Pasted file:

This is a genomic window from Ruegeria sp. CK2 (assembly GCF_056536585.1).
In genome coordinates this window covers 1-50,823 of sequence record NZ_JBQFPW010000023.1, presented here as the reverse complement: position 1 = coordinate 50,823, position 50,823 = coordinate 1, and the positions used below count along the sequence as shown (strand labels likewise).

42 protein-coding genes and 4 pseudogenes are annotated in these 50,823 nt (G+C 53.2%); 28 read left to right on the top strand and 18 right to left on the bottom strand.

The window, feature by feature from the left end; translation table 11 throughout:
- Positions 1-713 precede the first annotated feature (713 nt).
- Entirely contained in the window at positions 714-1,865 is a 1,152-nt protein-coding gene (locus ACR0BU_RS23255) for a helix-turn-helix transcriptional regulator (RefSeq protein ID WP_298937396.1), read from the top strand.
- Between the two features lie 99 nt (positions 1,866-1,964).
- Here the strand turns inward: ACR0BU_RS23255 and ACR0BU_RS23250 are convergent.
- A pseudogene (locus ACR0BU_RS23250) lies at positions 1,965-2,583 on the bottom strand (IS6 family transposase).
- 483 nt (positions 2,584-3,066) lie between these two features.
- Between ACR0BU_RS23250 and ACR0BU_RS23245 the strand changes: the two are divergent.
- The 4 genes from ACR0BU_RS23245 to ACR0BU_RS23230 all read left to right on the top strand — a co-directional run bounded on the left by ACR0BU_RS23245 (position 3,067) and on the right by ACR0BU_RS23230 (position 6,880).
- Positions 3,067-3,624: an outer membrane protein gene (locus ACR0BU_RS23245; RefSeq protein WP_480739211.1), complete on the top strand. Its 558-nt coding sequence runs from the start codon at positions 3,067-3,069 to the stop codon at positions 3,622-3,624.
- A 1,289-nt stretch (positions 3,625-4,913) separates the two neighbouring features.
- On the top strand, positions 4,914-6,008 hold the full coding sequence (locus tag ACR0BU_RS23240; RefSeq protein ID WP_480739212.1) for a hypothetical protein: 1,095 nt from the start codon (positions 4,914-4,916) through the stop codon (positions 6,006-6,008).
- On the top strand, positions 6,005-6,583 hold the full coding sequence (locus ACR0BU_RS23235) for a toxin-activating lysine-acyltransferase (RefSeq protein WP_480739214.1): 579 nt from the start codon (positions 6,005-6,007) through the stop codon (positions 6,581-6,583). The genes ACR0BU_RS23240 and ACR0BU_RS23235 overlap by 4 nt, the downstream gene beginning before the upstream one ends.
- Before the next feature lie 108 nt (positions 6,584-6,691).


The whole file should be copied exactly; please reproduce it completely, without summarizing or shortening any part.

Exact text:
This is a genomic window from Ruegeria sp. CK2 (assembly GCF_056536585.1).
In genome coordinates this window covers 1-50,823 of sequence record NZ_JBQFPW010000023.1, presented here as the reverse complement: position 1 = coordinate 50,823, position 50,823 = coordinate 1, and the positions used below count along the sequence as shown (strand labels likewise).

42 protein-coding genes and 4 pseudogenes are annotated in these 50,823 nt (G+C 53.2%); 28 read left to right on the top strand and 18 right to left on the bottom strand.

The window, feature by feature from the left end; translation table 11 throughout:
- Positions 1-713 precede the first annotated feature (713 nt).
- Entirely contained in the window at positions 714-1,865 is a 1,152-nt protein-coding gene (locus ACR0BU_RS23255) for a helix-turn-helix transcriptional regulator (RefSeq protein ID WP_298937396.1), read from the top strand.
- Between the two features lie 99 nt (positions 1,866-1,964).
- Here the strand turns inward: ACR0BU_RS23255 and ACR0BU_RS23250 are convergent.
- A pseudogene (locus ACR0BU_RS23250) lies at positions 1,965-2,583 on the bottom strand (IS6 family transposase).
- 483 nt (positions 2,584-3,066) lie between these two features.
- Between ACR0BU_RS23250 and ACR0BU_RS23245 the strand changes: the two are divergent.
- The 4 genes from ACR0BU_RS23245 to ACR0BU_RS23230 all read left to right on the top strand — a co-directional run bounded on the left by ACR0BU_RS23245 (position 3,067) and on the right by ACR0BU_RS23230 (position 6,880).
- Positions 3,067-3,624: an outer membrane protein gene (locus ACR0BU_RS23245; RefSeq protein WP_480739211.1), complete on the top strand. Its 558-nt coding sequence runs from the start codon at positions 3,067-3,069 to the stop codon at positions 3,622-3,624.
- A 1,289-nt stretch (positions 3,625-4,913) separates the two neighbouring features.
- On the top strand, positions 4,914-6,008 hold the full coding sequence (locus tag ACR0BU_RS23240; RefSeq protein ID WP_480739212.1) for a hypothetical protein: 1,095 nt from the start codon (positions 4,914-4,916) through the stop codon (positions 6,006-6,008).
- On the top strand, positions 6,005-6,583 hold the full coding sequence (locus ACR0BU_RS23235) for a toxin-activating lysine-acyltransferase (RefSeq protein WP_480739214.1): 579 nt from the start codon (positions 6,005-6,007) through the stop codon (positions 6,581-6,583). The genes ACR0BU_RS23240 and ACR0BU_RS23235 overlap by 4 nt, the downstream gene beginning before the upstream one ends.
- Before the next feature lie 108 nt (positions 6,584-6,691).